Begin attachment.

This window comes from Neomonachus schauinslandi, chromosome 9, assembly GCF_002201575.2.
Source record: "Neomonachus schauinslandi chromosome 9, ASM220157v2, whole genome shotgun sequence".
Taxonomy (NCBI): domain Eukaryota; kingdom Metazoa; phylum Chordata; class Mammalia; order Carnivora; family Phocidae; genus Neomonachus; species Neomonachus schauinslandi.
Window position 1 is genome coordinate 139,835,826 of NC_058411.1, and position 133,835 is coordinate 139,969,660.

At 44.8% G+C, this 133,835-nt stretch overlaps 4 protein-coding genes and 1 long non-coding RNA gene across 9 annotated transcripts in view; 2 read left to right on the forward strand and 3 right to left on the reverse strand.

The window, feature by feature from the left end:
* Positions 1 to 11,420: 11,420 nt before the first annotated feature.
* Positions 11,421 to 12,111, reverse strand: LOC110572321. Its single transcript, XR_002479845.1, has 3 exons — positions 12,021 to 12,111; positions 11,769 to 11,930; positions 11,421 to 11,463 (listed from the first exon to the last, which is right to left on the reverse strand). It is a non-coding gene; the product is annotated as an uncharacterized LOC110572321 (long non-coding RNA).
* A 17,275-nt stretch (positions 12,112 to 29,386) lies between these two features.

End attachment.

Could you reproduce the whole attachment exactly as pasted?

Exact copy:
This window comes from Neomonachus schauinslandi, chromosome 9, assembly GCF_002201575.2.
Source record: "Neomonachus schauinslandi chromosome 9, ASM220157v2, whole genome shotgun sequence".
Taxonomy (NCBI): domain Eukaryota; kingdom Metazoa; phylum Chordata; class Mammalia; order Carnivora; family Phocidae; genus Neomonachus; species Neomonachus schauinslandi.
Window position 1 is genome coordinate 139,835,826 of NC_058411.1, and position 133,835 is coordinate 139,969,660.

At 44.8% G+C, this 133,835-nt stretch overlaps 4 protein-coding genes and 1 long non-coding RNA gene across 9 annotated transcripts in view; 2 read left to right on the forward strand and 3 right to left on the reverse strand.

The window, feature by feature from the left end:
* Positions 1 to 11,420: 11,420 nt before the first annotated feature.
* Positions 11,421 to 12,111, reverse strand: LOC110572321. Its single transcript, XR_002479845.1, has 3 exons — positions 12,021 to 12,111; positions 11,769 to 11,930; positions 11,421 to 11,463 (listed from the first exon to the last, which is right to left on the reverse strand). It is a non-coding gene; the product is annotated as an uncharacterized LOC110572321 (long non-coding RNA).
* A 17,275-nt stretch (positions 12,112 to 29,386) lies between these two features.